Divorce, Separation & Family Law Solicitors In Southend-on-Sea, Essex
We understand how stressful family, relationship and matrimonial matters can be. Whatever your family circumstances are, we offer a sympathetic ear and sound, uncomplicated legal advice.
OUR SPECIALIST AREAS
Pre-nuptial and post-nuptial agreements:
These agreements set out how the couple wish to deal with their financial matters during their marriage and in the event of a marriage breakdown and upon death. Recent case law states that provided certain criteria are met before entering into these agreements, the intention is that they shall be binding. These are known as qualified nuptial agreements.
Divorce proceedings can be commenced after one year of marriage. You have to show that the marriage has broken down irretrievably by supporting that statement with one of five facts: adultery, unreasonable behaviour, two year separation with consent, five year separation without consent or desertion.
If a civil partnership breaks down then you will need to file a dissolution petition. The petition works in a similar way to a divorce petition except adultery cannot be cited as a reason for the breakdown. Sexual unfaithfulness will need to be included in an unreasonable behaviour petition.The Civil Partnership legislation provides for the court to make similar orders in relation to financial claims as can be made upon divorce.
These are usually drafted where the parties are separated but where no divorce proceedings have begun. They are usually used where the parties are going to start divorce proceedings based on a period of a two year or five year separation. They enable the parties to put finances on a formal footing. However, they are not conclusive and can in some circumstances be re-visited once a divorce has begun.
Financial disputes / financial settlements:
The matrimonial and civil partnership legislation enables the court to make a number of orders in relation to finances such as property adjustment orders, pension orders and orders for income and capital. This does not mean every divorcing couple or the parties of a civil partnership have to go to court. If the parties can agree a financial settlement then this can be drafted into a consent order and sent to the court for approval without the parties needing to attend. If finances become contested and an agreement cannot be reached then mediation will need to be considered first. If this fails or is inappropriate then it may be necessary for one or other of the parties to commence financial proceedings.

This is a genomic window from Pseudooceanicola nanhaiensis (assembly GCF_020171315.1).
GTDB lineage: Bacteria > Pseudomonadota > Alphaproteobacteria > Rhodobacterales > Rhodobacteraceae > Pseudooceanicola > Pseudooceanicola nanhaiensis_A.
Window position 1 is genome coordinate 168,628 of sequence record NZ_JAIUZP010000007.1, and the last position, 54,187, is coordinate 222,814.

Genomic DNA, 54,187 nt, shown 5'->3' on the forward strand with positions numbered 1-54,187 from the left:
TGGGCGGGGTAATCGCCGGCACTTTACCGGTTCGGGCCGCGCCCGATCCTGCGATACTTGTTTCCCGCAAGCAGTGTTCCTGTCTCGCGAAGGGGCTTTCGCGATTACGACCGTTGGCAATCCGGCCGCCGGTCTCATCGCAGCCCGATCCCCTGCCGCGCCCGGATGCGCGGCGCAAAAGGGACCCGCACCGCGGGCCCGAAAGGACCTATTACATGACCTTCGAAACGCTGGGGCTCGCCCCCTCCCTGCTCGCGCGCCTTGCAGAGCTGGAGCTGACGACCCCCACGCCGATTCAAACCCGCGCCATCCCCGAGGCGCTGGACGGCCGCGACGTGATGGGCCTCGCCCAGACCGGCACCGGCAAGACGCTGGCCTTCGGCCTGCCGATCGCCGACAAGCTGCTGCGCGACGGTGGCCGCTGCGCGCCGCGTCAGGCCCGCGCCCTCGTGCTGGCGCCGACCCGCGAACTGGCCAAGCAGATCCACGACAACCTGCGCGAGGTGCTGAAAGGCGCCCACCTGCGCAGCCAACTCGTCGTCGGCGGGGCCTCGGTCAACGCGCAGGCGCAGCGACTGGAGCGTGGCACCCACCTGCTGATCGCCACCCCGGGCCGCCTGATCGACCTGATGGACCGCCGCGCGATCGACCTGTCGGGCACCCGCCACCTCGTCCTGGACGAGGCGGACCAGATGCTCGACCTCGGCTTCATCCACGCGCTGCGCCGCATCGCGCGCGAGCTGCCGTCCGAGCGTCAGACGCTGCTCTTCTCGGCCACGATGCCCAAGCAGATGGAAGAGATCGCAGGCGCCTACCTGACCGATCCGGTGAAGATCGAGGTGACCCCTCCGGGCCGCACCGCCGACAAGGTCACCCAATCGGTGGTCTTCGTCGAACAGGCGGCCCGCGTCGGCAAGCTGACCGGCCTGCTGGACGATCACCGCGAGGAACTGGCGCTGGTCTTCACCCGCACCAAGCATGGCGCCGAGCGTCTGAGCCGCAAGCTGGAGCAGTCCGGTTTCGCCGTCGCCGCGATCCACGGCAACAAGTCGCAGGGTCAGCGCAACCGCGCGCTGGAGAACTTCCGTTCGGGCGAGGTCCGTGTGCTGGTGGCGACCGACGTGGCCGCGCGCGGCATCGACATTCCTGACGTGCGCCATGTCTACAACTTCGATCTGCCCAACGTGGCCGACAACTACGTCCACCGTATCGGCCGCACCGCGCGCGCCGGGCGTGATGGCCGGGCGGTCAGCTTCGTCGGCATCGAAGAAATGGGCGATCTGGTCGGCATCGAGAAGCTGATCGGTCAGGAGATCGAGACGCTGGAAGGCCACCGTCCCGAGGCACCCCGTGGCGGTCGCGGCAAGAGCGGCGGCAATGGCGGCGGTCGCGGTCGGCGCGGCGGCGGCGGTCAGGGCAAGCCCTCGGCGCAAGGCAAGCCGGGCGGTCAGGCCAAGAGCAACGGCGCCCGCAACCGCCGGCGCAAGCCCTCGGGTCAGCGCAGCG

When two unmarried people live together there is very little legislation setting out the rights of the parties to make a claim against assets or income. It generally boils down to who owns what. There is no statutory right for one party to claim maintenance payments against the other for themselves for example. In relation to property then the law has to determine who has an interest. If the property is registered in the sole name of one of the parties, for example it may have been their property in the first place. The law will have to determine whether the other party has acquired a beneficial interest under a trust. In other words, have they acquired an interest by virtue of certain contributions such as payments towards the mortgage or substantial improvements to the home? To avoid these uncertainties, the parties may wish to enter into a co-habitation agreement before they commence living together. That way both of them know where they stand financially if the relationship does break down.